Vlad Babiuk (04:35):

Yeah, that’s definitely gonna be an increasing thing. And because you’re assuring yourself that the tool is gonna provide everything that’s gonna safeguard everything, but eventually, like the tools that are supposed to safeguard are also being compromised. You’re kind of worried about what are the next steps for you to make sure that you can protect all your information as well. I do expect this to continue increasing and also the complexity around how it’s done and how easy it is to be able to find the right tools in order to do so for the attackers as we’re going more towards the automation side and things like this.

Jeannie Warner (05:10):

Oh, I agree entirely. I mean, the minute we all started working remotely due to covid, we started seeing, you know, all of the virtual desktop environments being attacked. We started seeing VPNs being attacked. So that’s only gonna go on as people discover that if they attack the very security tools themselves, everything is gonna be vulnerable sooner or later.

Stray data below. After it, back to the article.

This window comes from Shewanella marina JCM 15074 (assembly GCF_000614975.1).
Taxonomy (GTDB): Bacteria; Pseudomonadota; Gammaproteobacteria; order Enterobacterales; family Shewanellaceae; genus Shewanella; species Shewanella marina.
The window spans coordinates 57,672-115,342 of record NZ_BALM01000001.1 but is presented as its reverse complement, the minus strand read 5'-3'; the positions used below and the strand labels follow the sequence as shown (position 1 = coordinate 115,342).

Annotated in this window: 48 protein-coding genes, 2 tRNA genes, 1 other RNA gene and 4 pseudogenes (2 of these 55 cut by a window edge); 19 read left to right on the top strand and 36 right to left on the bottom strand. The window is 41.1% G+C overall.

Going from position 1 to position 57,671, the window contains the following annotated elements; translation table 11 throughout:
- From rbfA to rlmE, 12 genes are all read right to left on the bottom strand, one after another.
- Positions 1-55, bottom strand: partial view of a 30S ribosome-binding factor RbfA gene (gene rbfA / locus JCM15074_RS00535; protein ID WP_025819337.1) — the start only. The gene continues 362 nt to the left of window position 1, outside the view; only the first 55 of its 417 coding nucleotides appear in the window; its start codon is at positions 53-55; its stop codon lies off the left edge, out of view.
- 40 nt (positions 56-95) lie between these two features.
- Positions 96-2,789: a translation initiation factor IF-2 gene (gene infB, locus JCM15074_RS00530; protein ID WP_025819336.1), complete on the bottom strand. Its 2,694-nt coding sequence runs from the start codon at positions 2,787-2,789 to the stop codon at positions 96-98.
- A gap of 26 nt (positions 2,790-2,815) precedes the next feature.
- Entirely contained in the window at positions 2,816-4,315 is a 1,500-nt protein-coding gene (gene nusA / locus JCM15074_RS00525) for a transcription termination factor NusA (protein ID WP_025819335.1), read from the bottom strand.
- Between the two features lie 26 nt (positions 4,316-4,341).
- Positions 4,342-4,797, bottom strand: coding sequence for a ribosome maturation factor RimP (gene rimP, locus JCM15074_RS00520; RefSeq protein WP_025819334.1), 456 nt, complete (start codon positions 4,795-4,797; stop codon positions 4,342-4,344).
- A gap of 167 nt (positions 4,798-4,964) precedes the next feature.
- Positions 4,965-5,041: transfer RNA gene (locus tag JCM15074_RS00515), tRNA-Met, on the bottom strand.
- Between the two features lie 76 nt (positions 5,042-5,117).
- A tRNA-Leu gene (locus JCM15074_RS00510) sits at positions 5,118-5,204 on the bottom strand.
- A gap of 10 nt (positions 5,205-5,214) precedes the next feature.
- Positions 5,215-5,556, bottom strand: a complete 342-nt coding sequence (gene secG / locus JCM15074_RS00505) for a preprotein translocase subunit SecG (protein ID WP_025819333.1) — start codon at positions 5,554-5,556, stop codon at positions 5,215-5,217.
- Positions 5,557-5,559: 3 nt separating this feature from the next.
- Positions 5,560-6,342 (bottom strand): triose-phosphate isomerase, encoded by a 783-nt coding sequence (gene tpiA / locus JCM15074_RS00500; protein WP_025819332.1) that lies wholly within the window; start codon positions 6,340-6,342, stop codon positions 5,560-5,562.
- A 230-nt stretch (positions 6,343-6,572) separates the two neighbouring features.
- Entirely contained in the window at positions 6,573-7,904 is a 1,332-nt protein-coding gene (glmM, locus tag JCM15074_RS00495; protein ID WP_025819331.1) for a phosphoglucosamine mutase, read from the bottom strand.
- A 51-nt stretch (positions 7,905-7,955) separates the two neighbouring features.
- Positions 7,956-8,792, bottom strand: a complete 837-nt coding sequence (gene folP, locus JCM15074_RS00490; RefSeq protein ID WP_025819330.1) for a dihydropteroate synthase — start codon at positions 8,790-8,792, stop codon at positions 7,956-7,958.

Vlad Babiuk (05:30):


Jeannie Warner (05:31):

A big one we saw coming up more is Lapsus, and I’m gonna say, or disgruntled employees, but Lapsus is how you monetize it. And I, I used to go out there and say, if anybody wants all of my logins to everything for 5 million, I will walk away and give you my access <laugh>. But this can matter a lot at different levels of your company. Even let’s say you have a department secretary, if $10,000 would make a material difference in their life, they could be for sale. So seeing a malicious insider or compromised insider in a new way continues to be important, right? And the final one is data destruction as well as exfiltration. I mean, it’s security. We’ve been banging the drum about stealing your IP, et cetera, but with the NotPetya attack, like for instance that DLA Piper did, they discovered it looked like ransomware.